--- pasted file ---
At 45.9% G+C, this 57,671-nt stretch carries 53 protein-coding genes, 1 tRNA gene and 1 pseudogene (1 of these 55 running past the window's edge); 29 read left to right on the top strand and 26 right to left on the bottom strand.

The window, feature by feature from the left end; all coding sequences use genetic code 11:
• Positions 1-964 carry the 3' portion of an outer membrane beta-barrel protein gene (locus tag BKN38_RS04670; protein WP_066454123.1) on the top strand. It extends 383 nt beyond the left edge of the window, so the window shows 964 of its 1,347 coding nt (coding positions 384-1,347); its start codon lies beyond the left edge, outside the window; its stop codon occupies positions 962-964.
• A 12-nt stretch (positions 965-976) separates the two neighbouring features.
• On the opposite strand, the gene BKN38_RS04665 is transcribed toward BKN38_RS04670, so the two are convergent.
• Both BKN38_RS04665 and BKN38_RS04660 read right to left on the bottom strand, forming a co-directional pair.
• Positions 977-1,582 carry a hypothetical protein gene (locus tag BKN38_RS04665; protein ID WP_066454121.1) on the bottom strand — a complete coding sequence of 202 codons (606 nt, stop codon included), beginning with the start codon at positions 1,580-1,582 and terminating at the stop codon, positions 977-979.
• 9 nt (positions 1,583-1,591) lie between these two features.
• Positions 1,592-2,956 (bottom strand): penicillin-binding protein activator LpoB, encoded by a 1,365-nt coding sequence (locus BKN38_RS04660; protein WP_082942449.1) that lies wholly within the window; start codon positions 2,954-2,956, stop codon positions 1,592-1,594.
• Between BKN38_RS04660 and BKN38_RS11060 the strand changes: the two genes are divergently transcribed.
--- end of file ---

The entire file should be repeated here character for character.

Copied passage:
At 45.9% G+C, this 57,671-nt stretch carries 53 protein-coding genes, 1 tRNA gene and 1 pseudogene (1 of these 55 running past the window's edge); 29 read left to right on the top strand and 26 right to left on the bottom strand.

The window, feature by feature from the left end; all coding sequences use genetic code 11:
• Positions 1-964 carry the 3' portion of an outer membrane beta-barrel protein gene (locus tag BKN38_RS04670; protein WP_066454123.1) on the top strand. It extends 383 nt beyond the left edge of the window, so the window shows 964 of its 1,347 coding nt (coding positions 384-1,347); its start codon lies beyond the left edge, outside the window; its stop codon occupies positions 962-964.
• A 12-nt stretch (positions 965-976) separates the two neighbouring features.
• On the opposite strand, the gene BKN38_RS04665 is transcribed toward BKN38_RS04670, so the two are convergent.
• Both BKN38_RS04665 and BKN38_RS04660 read right to left on the bottom strand, forming a co-directional pair.
• Positions 977-1,582 carry a hypothetical protein gene (locus tag BKN38_RS04665; protein ID WP_066454121.1) on the bottom strand — a complete coding sequence of 202 codons (606 nt, stop codon included), beginning with the start codon at positions 1,580-1,582 and terminating at the stop codon, positions 977-979.
• 9 nt (positions 1,583-1,591) lie between these two features.
• Positions 1,592-2,956 (bottom strand): penicillin-binding protein activator LpoB, encoded by a 1,365-nt coding sequence (locus BKN38_RS04660; protein WP_082942449.1) that lies wholly within the window; start codon positions 2,954-2,956, stop codon positions 1,592-1,594.
• Between BKN38_RS04660 and BKN38_RS11060 the strand changes: the two genes are divergently transcribed.